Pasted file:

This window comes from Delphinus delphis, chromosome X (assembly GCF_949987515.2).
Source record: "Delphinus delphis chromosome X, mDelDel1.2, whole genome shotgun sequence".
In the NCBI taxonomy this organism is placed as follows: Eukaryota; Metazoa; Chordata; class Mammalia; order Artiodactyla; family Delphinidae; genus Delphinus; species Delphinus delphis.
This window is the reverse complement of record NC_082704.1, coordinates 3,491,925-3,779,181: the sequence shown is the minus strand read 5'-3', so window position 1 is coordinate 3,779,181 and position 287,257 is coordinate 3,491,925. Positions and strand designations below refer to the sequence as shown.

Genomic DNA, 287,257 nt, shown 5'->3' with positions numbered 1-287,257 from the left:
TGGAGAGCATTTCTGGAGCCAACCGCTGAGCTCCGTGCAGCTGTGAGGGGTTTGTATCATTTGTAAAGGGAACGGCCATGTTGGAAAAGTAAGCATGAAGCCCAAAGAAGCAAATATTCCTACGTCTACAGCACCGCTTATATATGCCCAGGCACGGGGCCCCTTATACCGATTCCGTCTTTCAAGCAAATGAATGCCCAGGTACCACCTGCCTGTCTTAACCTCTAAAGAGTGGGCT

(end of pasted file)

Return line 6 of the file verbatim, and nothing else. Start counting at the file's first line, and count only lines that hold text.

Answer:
TGGAGAGCATTTCTGGAGCCAACCGCTGAGCTCCGTGCAGCTGTGAGGGGTTTGTATCATTTGTAAAGGGAACGGCCATGTTGGAAAAGTAAGCATGAAGCCCAAAGAAGCAAATATTCCTACGTCTACAGCACCGCTTATATATGCCCAGGCACGGGGCCCCTTATACCGATTCCGTCTTTCAAGCAAATGAATGCCCAGGTACCACCTGCCTGTCTTAACCTCTAAAGAGTGGGCT